Russia got Stalin and Dostoevsky. Who’s Canada’s most dangerous thinker? Professor Dad over here, yelling up the stairs about William Blake and the “overwhelming mystery of Being” and, hey, would it kill you kids to clean up after yourselves once in a while? Some of us have tenured jobs to go to.
This disconnect between the way Peterson is advertised and what he in fact writes is the most deflating thing here. If this is what the enemy looks like to you, you’re going to have to find a new war. This one is too boring to fight.
That’s the impression I got from his first popular book, too — it’s a lot of trite, boring trivialities recited as if they were Deep Thoughts, and what needs to be fought isn’t Peterson, but the shallow wave of ignorance rippling among his devotees.
This requires a lot of explaining, and even, God help us, some poetry. The ratio of sociology-term-paper-gobbledygook to English runs at roughly 2:1, yet we are introduced to “the ancient Greek philosopher Socrates.” This is deep thinking slimmed down for people who aren’t totally sure whether Socrates was the toga guy or the gyro guy.
Here are his 12 new rules:
- Do not carelessly denigrate social institutions or creative achievement.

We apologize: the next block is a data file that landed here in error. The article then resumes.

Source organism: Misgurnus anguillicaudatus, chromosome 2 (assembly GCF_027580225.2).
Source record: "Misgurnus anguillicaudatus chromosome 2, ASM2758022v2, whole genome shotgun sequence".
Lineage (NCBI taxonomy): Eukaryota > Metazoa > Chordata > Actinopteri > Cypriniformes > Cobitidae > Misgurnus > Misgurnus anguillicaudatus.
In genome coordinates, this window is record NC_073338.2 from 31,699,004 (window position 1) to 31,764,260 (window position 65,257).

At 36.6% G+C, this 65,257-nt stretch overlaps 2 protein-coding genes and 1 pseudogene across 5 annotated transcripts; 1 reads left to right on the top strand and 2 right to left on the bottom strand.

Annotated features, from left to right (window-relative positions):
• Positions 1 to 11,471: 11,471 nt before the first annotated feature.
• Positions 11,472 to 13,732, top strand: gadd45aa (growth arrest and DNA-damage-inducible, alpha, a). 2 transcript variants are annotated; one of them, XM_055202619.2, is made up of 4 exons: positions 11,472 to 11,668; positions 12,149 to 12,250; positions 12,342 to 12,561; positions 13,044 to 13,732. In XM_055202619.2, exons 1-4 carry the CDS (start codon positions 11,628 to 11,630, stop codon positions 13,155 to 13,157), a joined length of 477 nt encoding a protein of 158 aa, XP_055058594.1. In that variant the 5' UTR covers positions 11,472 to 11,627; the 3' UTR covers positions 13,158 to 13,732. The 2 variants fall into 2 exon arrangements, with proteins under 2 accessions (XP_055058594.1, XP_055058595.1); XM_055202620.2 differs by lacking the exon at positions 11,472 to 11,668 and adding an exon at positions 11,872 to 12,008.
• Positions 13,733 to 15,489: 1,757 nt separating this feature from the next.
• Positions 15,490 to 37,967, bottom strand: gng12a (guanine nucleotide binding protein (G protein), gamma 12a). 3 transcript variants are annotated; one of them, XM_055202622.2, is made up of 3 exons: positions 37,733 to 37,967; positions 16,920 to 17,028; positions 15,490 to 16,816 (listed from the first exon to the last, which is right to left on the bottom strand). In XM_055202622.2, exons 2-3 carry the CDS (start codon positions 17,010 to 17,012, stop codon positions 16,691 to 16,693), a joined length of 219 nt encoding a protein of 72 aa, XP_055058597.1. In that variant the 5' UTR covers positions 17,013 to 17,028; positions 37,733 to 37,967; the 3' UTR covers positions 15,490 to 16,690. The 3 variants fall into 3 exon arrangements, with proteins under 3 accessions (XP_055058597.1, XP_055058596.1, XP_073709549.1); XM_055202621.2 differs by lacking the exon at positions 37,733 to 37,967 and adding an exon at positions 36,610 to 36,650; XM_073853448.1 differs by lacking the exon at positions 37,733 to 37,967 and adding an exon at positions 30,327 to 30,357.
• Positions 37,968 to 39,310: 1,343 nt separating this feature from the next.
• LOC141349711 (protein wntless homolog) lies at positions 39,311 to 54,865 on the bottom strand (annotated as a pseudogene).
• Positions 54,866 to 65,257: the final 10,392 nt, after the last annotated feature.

- Imagine who you could be and then aim single-mindedly at that.
- Do you not hide unwanted things in the fog.
- Notice that opportunity lurks where responsibility has been abdicated.
- Do not do what you hate.
- Abandon ideology.
- Work as hard as you possibly can on at least one thing and see what happens.
- Try to make one room in your home as beautiful as possible.
- If old memories still upset you, write them down carefully and completely.
- Plan and work diligently to maintain the romance in your relationship.
- Do not allow yourself to become resentful, deceitful, or arrogant.
- Be grateful in spite of your suffering.
I do not need to read the book to know that that is incoherent garbage. It’s like being served up a load of bad fortune cookies.